UPDATED Interim manager makes claim against city
City Attorney Teresa Highsmith
is suing has made a damage claim against the city, claiming she was placed on administrative leave for her role in the investigation against City Councilwoman Lena Tam. More to come.
Interim City Manager Ann Marie Gallant has filed a damage claim against the city in the wake of the council’s December 28 decision not to renew her contract and to place her on paid administrative leave.
In a letter attached to the claim submitted to the city on Thursday, Gallant said she was terminated by the council because she authorized a leaks investigation into City Councilwoman Lena Tam. Gallant is seeking lost wages, emotional distress damages and attorney fees and costs in an unspecified amount in excess of $25,000.
Gallant says the council’s 3-2 decision not to renew her contract violated the city’s charter, which prohibits the council from terminating any of its charter officers within 90 days of a new council member being seated. Rob Bonta joined the council as vice mayor on December 21.
She is also claiming the non-renewal of her contract came in retaliation for her authorizing the investigation into Tam. State law prohibits employers from firing employees for whistleblowing or for refusing to participate in illegal activity.
City officials said they were reviewing Gallant’s claim but made no further comment.
An attorney hired by Gallant to investigate Tam claimed she had illegally leaked confidential information to SunCal, then the master developer for Alameda Point, Alameda’s firefighters union and local bloggers and a reporter, and that Tam had conducted private meetings with council members via e-mail in violation of the state’s open meetings law. The accusations were submitted to Alameda County District Attorney Nancy O’Malley, who declined to pursue a case against Tam, citing a lack of evidence.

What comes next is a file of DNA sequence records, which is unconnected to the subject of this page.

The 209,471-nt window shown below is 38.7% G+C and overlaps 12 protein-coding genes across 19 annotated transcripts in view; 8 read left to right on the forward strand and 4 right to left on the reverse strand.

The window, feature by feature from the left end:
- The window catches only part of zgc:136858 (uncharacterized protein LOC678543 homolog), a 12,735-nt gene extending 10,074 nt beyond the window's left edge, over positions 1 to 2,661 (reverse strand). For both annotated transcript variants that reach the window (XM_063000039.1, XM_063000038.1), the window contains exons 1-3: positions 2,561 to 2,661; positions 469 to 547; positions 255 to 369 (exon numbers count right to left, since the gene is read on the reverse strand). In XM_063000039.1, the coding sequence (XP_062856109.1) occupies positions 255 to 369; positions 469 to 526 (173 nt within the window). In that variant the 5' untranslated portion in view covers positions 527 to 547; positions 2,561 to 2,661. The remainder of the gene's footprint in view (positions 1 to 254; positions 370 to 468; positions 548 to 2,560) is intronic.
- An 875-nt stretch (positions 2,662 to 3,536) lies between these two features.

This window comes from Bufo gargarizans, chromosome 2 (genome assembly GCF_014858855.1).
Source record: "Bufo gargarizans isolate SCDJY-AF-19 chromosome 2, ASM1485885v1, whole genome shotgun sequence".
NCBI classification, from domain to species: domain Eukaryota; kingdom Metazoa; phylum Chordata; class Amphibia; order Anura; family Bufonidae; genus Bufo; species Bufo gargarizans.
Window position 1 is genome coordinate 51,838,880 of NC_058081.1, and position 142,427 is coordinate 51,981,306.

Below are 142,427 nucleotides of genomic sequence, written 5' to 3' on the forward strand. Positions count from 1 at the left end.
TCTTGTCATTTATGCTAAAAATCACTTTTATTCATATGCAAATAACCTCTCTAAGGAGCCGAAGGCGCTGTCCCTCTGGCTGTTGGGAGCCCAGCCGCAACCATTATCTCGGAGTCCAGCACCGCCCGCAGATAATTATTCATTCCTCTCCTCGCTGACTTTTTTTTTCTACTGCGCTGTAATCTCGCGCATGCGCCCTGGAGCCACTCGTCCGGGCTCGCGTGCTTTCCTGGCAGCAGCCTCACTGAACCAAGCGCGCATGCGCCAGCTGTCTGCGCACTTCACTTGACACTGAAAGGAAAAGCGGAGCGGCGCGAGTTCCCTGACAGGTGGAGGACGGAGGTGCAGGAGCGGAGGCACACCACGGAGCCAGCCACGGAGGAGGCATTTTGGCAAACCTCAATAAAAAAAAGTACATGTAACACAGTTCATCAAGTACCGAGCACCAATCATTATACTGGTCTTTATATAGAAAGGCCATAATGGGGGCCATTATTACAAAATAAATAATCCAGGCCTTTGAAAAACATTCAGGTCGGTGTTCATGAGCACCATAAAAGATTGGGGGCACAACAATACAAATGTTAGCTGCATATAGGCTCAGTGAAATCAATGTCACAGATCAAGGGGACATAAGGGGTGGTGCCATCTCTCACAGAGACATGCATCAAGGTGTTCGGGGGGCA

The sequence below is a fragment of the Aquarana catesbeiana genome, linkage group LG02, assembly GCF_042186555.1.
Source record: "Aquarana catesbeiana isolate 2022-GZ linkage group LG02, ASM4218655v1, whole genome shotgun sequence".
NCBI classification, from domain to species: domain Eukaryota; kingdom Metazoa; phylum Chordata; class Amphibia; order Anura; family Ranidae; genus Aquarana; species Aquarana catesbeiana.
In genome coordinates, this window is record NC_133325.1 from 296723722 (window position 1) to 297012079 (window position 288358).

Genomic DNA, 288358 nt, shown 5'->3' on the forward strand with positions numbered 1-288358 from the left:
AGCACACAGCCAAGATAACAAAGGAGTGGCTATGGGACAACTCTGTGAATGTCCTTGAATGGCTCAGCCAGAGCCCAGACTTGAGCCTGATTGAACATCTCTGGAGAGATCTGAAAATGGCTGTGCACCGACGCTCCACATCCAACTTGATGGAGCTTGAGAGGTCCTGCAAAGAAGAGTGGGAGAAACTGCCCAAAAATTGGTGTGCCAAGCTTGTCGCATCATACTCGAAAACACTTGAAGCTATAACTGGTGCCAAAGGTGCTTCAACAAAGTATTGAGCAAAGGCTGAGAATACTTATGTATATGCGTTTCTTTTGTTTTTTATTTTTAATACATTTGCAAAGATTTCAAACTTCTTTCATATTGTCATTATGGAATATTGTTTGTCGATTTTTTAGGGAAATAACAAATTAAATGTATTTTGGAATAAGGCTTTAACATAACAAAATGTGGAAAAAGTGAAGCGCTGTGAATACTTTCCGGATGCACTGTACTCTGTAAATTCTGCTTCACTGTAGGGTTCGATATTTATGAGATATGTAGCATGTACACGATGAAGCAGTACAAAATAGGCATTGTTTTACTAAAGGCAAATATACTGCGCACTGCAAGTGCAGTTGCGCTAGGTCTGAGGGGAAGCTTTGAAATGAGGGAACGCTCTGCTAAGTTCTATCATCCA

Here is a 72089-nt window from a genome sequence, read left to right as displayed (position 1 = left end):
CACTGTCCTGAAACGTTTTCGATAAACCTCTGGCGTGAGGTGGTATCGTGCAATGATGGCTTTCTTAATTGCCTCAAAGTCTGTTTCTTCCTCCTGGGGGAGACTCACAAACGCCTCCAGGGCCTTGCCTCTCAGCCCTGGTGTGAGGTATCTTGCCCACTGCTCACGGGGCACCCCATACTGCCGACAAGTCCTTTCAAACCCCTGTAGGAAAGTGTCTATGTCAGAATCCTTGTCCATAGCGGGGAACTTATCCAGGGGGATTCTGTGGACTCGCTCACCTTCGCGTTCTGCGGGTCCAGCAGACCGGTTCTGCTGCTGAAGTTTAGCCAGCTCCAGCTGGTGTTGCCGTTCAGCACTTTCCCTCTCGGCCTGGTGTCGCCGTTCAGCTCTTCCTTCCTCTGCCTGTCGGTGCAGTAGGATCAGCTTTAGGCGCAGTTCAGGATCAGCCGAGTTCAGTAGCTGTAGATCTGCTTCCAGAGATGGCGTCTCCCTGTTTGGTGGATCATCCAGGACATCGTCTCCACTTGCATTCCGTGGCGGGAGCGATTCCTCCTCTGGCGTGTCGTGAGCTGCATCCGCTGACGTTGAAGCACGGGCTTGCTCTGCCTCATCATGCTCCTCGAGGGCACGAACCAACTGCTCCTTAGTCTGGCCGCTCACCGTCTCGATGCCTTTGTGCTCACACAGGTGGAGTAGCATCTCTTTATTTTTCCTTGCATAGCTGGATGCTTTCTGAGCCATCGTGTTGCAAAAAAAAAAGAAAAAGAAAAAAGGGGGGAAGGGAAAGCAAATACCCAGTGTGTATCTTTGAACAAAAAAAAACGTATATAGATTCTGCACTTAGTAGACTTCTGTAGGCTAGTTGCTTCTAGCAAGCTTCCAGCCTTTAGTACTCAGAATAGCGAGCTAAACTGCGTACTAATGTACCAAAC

Tam, Bonta and Mayor Marie Gilmore voted on December 28 not to renew Gallant’s contract, which expires March 31, and to place her on paid administrative leave while the city conducts a search for a new manager. Gallant’s contract requires city officials to give her 90 days notice if they decide not to renew it.
Gallant won a $215,000 settlement following a wrongful termination suit she filed against the City of Carson, in which she claimed she was singled out for being a whistleblower. She had been that city’s general manager for development services from 2000 to 2003, but was fired for what court documents described as “back-stabbing behavior.”
The council has selected three finalists for Alameda’s city manager’s job, and has put interview panels into place to vet the finalists.